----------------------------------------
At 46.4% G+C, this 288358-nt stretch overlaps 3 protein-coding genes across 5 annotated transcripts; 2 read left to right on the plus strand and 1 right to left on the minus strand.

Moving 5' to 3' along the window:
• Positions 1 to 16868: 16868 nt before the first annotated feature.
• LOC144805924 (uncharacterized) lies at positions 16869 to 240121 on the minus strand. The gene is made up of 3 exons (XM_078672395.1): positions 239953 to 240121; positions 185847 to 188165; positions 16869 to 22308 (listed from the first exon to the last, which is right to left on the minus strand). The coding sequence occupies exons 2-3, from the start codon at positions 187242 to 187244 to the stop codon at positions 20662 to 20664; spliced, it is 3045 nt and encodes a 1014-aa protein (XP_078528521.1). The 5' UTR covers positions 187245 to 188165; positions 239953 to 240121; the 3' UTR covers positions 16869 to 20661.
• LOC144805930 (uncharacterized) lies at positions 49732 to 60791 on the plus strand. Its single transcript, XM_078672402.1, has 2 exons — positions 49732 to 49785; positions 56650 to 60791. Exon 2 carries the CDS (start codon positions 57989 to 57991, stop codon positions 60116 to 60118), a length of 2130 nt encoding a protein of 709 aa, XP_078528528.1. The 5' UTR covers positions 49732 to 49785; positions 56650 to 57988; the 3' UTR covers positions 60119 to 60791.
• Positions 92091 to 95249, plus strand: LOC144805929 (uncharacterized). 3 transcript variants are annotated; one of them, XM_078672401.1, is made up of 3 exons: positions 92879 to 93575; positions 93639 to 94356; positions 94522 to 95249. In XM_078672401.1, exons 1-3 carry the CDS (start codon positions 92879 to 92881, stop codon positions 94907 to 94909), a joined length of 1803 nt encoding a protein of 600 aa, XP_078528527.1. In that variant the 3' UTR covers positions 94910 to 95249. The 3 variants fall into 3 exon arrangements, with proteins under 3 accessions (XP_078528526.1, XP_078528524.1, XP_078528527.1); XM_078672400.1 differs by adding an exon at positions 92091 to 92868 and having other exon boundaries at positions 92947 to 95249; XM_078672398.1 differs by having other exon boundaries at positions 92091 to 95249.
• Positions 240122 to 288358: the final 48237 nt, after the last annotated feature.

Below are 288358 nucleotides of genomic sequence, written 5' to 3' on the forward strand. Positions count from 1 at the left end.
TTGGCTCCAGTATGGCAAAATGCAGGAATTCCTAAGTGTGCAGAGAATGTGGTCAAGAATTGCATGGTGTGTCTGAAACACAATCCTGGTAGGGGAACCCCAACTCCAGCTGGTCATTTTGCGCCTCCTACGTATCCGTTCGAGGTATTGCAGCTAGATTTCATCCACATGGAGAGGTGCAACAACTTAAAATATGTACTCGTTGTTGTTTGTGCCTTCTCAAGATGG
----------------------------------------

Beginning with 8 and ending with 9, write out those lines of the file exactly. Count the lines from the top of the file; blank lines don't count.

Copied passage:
Below are 288358 nucleotides of genomic sequence, written 5' to 3' on the forward strand. Positions count from 1 at the left end.
TTGGCTCCAGTATGGCAAAATGCAGGAATTCCTAAGTGTGCAGAGAATGTGGTCAAGAATTGCATGGTGTGTCTGAAACACAATCCTGGTAGGGGAACCCCAACTCCAGCTGGTCATTTTGCGCCTCCTACGTATCCGTTCGAGGTATTGCAGCTAGATTTCATCCACATGGAGAGGTGCAACAACTTAAAATATGTACTCGTTGTTGTTTGTGCCTTCTCAAGATGG